"Hello, there," he called softly. The boy gasped and took his hands away from his eyes.

"M-Master?" he whispered back timidly.

"My name is Qui-Gon Jinn," Qui-Gon introduced himself. He smiled at the boy. "What is yours?" The boy stared back at him.

"Obwun K'nobi," he mumbled, scrubbing his face dry on the sleeve of his tunic. Qui-Gon reached out a coaxing hand.

"Why don't you come out of there? Your caretaker is looking for you." The boy shrank back. "Come on," Qui-Gon encouraged him. "Come on. It's all right. Everyone wants to know where you've been." He smiled and patiently waited. Hesitantly, Obwun crawled forward until Qui-Gon could scoop him out from his hiding place.

He was a small boy, and very light, Qui-Gon discovered, as he stood up with the youngling in the crook of his arm. "And how old are you?" he asked while turning to go back the way he'd come. The boy gazed up at him reticently and held up three fingers. Qui-Gon couldn't help smiling. "Three years already?" Obwun nodded, shy. That old? He really was quite small for his age. And he seemed so timid, so afraid, that Qui-Gon could only come to one conclusion. "Is this your first day at the Temple?" he surmised. Another silent nod. At the intersection of two corridors, Qui-Gon turned the way he'd seen Ali-Alann go. "I know the Temple can scare you at first," he told the boy sympathetically. Obwun squirmed and spoke up for the first time.

"We're not supposed to cry. But I cried. I was afraid someone would see, so I hid."

"There's nothing to be afraid of," Qui-Gon said kindly. "Many younglings cry, Obwun—you wouldn't be the first. No one will be angry with you."

"Oh-bee-wun," the boy said in little more than a whisper. He looked up nervously at Qui-Gon, as though afraid he might upset the Jedi Knight by correcting him. "My name is Obi-Wan Kenobi."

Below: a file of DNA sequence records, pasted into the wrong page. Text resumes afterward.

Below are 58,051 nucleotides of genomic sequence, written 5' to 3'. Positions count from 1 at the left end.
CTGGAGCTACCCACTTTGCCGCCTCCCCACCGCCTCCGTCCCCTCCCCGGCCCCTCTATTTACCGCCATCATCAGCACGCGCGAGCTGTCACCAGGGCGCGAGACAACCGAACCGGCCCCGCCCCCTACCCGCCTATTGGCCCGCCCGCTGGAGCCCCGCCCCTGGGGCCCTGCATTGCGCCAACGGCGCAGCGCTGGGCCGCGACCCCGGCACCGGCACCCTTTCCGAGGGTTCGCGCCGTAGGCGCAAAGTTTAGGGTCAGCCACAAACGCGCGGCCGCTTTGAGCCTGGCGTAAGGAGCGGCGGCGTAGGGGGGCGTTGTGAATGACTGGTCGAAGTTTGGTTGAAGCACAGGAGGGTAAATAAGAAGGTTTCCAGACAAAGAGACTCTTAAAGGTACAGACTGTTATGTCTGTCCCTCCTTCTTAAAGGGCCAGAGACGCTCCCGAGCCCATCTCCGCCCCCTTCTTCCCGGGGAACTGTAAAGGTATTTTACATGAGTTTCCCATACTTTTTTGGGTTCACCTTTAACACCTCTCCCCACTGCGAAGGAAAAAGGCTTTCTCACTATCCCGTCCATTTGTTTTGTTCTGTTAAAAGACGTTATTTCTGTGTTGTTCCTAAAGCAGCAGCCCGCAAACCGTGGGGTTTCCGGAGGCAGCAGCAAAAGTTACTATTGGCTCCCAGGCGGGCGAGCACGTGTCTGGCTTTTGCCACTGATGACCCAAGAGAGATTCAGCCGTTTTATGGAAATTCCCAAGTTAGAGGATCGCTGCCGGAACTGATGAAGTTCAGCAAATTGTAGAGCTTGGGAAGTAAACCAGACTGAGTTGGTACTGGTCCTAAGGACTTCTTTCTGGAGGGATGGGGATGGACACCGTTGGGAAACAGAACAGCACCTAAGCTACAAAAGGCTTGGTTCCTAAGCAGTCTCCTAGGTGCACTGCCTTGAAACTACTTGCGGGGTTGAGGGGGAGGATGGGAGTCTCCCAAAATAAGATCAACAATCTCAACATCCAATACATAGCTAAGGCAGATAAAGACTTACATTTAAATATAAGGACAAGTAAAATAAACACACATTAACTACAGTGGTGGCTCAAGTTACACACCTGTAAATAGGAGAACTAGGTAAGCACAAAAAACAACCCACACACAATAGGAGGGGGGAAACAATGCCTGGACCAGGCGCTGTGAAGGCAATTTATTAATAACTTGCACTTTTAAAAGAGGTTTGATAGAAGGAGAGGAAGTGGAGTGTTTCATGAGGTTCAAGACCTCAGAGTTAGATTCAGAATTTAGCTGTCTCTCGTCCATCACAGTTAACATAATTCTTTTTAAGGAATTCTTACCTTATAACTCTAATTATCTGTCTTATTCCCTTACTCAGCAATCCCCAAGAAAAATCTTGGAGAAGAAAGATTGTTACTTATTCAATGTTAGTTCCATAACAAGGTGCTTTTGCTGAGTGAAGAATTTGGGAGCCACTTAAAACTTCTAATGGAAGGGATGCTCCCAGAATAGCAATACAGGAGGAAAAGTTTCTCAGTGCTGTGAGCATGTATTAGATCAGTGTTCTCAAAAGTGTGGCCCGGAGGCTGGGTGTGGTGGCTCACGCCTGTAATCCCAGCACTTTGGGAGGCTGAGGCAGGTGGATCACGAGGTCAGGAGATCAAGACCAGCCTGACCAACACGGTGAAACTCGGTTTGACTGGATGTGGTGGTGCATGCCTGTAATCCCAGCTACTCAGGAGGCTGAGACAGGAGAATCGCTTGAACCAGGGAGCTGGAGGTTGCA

"Oh-bee-wun Ken-oh-bee," Qui-Gon rolled the words slowly off his tongue to be sure he got them right. Obi-Wan nodded happily, causing Qui-Gon to smile again. "Well. That's a much nicer name," he declared, and was rewarded with a grin of childish delight from the boy.

"Obi-Wan Kenobi!" squealed a new voice. A Calamarian youngling came pelting toward them. Her pink skin was flushed with excitement. "Master Ali, Master Ali, it's Obi-Wan Kenobi!" she shrieked. Around the corner behind her came Ali-Alann, followed by a dozen more younglings.

"Master Jinn," Ali-Alann sighed out, relieved. He jogged the rest of the way to Qui-Gon and took Obi-Wan from his arms. "Thank you so much." He caressed the boy with gentle strokes of his large hands. His eyes met Qui-Gon's and went soft with compassion. Yet Ali-Alann had the tact that the other Jedi didn't. He said merely, "You seem to have a way with younglings."

Though he was grateful for Ali-Alann's sparse choice of words, Qui-Gon's smile was tight, his nod brusque. He turned. Time to leave. Ali-Alann had his niche; Qui-Gon had his.

He supposed that, to keep the Council happy, he would have to return to the Temple annually. And he would, yes. He could respect the Council's motives and wishes. He would come back to the Temple, every year. Take in his options. Glance at the prospective Padawans. But none would catch his eye, and none would win his heart. They would become apprentices—but not by becoming apprenticed to him. Because he would not accept another Padawan learner.

Never again.

***The End***